“If I had a copper for every time I had to wait,” Gaius quipped. “Do you know how rich I would be?” Marcus nodded, but it did not help.
They waited, and the Roman physician came out to report. “The wound is clean, your father is asleep, and the boy is bored.” He related things in his own order of importance.
“Fine,” Greta said, a bit sharply. She felt uncomfortable, not because of the wait, but because Darius kept staring at her. Finally, she could stand it no longer. “What?” She shot the word at him, and it distracted Marcus for the moment.
“Nothing.” Darius sat upright. “Did I say something?” He asked Gaius, not expecting an answer.
“Damn it!” Greta felt unhappy with herself. She wanted to hate herself, but she had to say it. “Damn it!” She repeated. “Just don’t get yourself killed, all right? It wouldn’t be much of a wedding without you. Okay? I said it.” Greta felt herself flush red from anger and several other conflicting emotions.
“Bravo!” Marcus shouted. Then Hersecles chose that moment to show up so she did not get a response from Darius, if he had one.
“He doesn’t look like much of a warrior,” the physician noted.
“Better than I thought,” Greta responded, and she brought the physician back inside the house.
Hans sat by the bed watching Papa snore, but the minute they came in he asked the question which had been pressing on his mind. “Will my Nameless be able to help?” To his disappointment, Greta shook her head, and then explained.
“This is not a spiritual matter. It is strictly a matter of flesh and blood.” Greta saw that the wound looked tolerably clean so she said, “Thank you” to the physician.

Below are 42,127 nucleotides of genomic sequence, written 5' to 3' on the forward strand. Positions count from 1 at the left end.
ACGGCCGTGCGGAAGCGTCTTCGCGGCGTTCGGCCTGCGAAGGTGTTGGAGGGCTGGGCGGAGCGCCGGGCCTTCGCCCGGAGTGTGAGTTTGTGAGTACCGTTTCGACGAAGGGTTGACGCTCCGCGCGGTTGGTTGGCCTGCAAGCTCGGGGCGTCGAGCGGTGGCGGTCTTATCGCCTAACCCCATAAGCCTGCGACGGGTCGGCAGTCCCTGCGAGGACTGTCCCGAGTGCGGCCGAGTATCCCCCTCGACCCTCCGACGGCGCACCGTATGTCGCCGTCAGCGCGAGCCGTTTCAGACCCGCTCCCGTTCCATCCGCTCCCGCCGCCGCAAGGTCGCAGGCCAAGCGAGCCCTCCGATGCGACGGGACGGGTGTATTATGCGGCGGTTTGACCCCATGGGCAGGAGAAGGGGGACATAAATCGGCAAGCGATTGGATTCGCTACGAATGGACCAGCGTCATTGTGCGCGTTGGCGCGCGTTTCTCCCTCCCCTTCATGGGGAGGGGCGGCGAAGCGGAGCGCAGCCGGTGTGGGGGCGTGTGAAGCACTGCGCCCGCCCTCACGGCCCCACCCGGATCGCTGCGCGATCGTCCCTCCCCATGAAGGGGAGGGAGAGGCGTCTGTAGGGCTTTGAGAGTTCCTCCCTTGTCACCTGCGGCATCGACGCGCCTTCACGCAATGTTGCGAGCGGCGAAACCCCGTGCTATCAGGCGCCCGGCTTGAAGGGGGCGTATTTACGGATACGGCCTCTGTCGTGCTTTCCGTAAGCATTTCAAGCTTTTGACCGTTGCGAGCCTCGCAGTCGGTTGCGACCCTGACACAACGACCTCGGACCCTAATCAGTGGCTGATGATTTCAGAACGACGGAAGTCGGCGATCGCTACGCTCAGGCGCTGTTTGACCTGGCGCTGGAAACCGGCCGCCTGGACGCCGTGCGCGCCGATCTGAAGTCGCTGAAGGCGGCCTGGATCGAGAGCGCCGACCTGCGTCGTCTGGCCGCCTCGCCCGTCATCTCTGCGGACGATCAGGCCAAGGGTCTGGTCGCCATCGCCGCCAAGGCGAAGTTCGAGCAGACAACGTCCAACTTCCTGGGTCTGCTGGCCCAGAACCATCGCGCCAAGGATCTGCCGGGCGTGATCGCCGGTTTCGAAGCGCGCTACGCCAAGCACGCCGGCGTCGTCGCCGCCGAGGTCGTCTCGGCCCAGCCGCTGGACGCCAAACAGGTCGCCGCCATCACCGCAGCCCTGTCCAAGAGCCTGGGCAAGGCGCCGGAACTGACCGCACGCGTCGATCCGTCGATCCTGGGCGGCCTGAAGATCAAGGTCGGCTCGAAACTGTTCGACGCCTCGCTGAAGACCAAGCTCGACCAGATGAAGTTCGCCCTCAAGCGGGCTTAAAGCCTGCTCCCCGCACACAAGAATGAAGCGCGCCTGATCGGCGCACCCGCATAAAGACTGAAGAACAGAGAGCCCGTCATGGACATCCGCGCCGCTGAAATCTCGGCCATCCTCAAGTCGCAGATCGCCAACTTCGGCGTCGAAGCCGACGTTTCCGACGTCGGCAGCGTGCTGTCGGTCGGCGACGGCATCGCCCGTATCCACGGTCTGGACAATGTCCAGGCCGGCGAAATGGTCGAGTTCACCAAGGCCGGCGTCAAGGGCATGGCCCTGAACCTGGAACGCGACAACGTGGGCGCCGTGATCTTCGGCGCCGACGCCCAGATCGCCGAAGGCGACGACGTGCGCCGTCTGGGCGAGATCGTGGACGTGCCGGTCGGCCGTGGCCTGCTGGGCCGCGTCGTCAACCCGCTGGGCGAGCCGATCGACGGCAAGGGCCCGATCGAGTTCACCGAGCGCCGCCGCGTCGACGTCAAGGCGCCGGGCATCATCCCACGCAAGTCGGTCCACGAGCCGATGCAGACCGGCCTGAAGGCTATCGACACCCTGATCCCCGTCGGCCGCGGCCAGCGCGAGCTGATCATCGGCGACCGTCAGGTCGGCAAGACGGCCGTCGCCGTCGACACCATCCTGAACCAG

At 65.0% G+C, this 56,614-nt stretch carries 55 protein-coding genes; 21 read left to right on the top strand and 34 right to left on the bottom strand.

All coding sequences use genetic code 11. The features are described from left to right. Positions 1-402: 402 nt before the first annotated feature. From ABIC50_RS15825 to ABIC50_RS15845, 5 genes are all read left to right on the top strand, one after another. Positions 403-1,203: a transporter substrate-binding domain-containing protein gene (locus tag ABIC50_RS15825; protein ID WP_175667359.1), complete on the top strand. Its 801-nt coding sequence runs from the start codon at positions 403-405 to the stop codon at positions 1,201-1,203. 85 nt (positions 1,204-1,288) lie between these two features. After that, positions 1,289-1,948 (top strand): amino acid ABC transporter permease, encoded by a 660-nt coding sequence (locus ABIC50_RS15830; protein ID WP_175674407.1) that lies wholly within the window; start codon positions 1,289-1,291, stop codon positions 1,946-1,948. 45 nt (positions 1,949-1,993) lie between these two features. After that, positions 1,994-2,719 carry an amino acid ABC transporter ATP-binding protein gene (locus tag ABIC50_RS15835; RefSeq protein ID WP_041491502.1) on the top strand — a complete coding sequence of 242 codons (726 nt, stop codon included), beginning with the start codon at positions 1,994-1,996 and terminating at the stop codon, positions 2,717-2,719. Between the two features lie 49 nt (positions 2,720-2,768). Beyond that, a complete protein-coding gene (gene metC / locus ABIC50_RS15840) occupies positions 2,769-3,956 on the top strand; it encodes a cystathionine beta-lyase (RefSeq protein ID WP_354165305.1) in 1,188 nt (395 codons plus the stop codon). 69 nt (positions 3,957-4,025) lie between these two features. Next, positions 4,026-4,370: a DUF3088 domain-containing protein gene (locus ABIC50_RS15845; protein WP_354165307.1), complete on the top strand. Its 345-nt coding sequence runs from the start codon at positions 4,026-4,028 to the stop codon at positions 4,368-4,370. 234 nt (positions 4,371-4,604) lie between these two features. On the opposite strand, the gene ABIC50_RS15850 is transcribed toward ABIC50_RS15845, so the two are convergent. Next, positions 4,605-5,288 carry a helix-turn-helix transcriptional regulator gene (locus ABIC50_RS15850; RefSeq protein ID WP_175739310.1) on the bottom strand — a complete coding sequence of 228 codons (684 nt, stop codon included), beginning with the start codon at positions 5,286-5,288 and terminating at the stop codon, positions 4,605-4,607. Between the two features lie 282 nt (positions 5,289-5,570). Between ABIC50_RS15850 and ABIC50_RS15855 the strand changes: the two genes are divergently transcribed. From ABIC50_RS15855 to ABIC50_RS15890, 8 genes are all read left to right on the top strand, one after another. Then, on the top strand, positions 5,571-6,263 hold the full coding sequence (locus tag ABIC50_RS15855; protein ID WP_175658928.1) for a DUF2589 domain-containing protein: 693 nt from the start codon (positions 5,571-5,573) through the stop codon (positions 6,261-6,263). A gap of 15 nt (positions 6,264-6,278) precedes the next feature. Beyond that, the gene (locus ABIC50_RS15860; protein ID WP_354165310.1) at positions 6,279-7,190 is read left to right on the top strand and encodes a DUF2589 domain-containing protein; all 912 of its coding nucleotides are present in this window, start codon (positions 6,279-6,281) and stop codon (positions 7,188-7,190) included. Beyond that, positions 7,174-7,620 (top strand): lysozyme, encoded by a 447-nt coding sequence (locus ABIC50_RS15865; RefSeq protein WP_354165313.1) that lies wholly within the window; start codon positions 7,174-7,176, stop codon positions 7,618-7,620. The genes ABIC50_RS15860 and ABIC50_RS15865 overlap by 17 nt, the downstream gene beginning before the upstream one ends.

“But can you do this alone?” Hans pressed.
“No,” she admitted. “But Doctor Mishka can. She is a trained battlefield surgeon and she operated on far worse after Tannenberg, and even here in Dacia, though they did not call it Dacia in 1915.”
“Who is Mishka?” Hans asked, responding on the one thought he grasped from all that she said. Greta could see the same question forming in the physician’s mind.
“Take my hands,” Greta said. “It is sort of a tradition.” And she grasped Han’s hand and held the physician’s hand firmly. She closed her eyes and reached out, not with her mind or heart, but with her spirit, and not in space, but sliced through time, even to the twentieth century. All at once, Greta no longer stood there. The Doctor stood in her place and felt much too snug in Greta’s dress. The Roman nearly ran, but Mishka put her arm out and Hans restrained him.
“My surgical garb.” Mishka called, and like the armor, it replaced Greta’s dress. “Better,” Mishka took a deep breath. “My black bag.” She called again and the bag appeared in her hand, and she felt ready.
“Doctor Nadia Illiana Kolchenkov.” Mishka introduced herself to the Roman and shook his bewildered hand. “Colonel, late of the Army of the Union of Soviet Socialist Republics.” That was 1945, not 1915. This seemed an older Mishka than Greta had envisioned.
“Flaminius Vinas,” the Roman said, meekly.
“Pleased to meet you,” she said. “Now you must assist.” She winked at Hans who smiled broadly. In this one he could see at least a little of his sister. He could never pinpoint a particular feature. Even the hair and eye colors were different. But his sister was in there all the same. “We make a fine troika,” Mishka said. “But my brother must finish his potion as instructed, yes?”